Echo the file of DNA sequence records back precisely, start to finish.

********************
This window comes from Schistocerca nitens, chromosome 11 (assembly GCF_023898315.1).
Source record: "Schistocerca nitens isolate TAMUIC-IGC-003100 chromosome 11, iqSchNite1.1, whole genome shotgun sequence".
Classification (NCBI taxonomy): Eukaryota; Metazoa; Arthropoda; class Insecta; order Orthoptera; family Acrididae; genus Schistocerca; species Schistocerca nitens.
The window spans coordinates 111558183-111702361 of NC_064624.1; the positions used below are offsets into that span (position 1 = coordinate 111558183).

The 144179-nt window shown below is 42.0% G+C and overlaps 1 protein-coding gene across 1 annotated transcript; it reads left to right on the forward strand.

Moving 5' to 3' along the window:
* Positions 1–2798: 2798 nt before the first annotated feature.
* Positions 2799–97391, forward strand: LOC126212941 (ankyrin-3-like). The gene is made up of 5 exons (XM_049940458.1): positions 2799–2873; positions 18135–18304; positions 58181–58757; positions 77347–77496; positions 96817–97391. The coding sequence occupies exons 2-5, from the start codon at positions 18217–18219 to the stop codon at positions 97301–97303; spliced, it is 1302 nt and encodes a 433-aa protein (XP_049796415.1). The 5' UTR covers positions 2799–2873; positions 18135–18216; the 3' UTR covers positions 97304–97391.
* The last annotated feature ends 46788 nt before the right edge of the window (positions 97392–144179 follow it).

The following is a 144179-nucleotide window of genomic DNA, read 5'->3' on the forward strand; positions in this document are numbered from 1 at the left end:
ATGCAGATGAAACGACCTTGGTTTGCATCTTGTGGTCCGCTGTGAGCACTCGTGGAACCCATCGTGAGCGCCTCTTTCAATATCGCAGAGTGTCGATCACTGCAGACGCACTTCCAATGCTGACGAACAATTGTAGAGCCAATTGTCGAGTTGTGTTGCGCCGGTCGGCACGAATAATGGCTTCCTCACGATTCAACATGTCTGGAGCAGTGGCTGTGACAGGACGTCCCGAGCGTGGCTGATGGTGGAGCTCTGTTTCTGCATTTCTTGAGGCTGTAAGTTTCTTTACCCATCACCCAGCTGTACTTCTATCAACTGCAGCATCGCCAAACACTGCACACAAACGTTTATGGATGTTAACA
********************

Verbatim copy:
This window comes from Schistocerca nitens, chromosome 11 (assembly GCF_023898315.1).
Source record: "Schistocerca nitens isolate TAMUIC-IGC-003100 chromosome 11, iqSchNite1.1, whole genome shotgun sequence".
Classification (NCBI taxonomy): Eukaryota; Metazoa; Arthropoda; class Insecta; order Orthoptera; family Acrididae; genus Schistocerca; species Schistocerca nitens.
The window spans coordinates 111558183-111702361 of NC_064624.1; the positions used below are offsets into that span (position 1 = coordinate 111558183).

The 144179-nt window shown below is 42.0% G+C and overlaps 1 protein-coding gene across 1 annotated transcript; it reads left to right on the forward strand.

Moving 5' to 3' along the window:
* Positions 1–2798: 2798 nt before the first annotated feature.
* Positions 2799–97391, forward strand: LOC126212941 (ankyrin-3-like). The gene is made up of 5 exons (XM_049940458.1): positions 2799–2873; positions 18135–18304; positions 58181–58757; positions 77347–77496; positions 96817–97391. The coding sequence occupies exons 2-5, from the start codon at positions 18217–18219 to the stop codon at positions 97301–97303; spliced, it is 1302 nt and encodes a 433-aa protein (XP_049796415.1). The 5' UTR covers positions 2799–2873; positions 18135–18216; the 3' UTR covers positions 97304–97391.
* The last annotated feature ends 46788 nt before the right edge of the window (positions 97392–144179 follow it).

The following is a 144179-nucleotide window of genomic DNA, read 5'->3' on the forward strand; positions in this document are numbered from 1 at the left end:
ATGCAGATGAAACGACCTTGGTTTGCATCTTGTGGTCCGCTGTGAGCACTCGTGGAACCCATCGTGAGCGCCTCTTTCAATATCGCAGAGTGTCGATCACTGCAGACGCACTTCCAATGCTGACGAACAATTGTAGAGCCAATTGTCGAGTTGTGTTGCGCCGGTCGGCACGAATAATGGCTTCCTCACGATTCAACATGTCTGGAGCAGTGGCTGTGACAGGACGTCCCGAGCGTGGCTGATGGTGGAGCTCTGTTTCTGCATTTCTTGAGGCTGTAAGTTTCTTTACCCATCACCCAGCTGTACTTCTATCAACTGCAGCATCGCCAAACACTGCACACAAACGTTTATGGATGTTAACA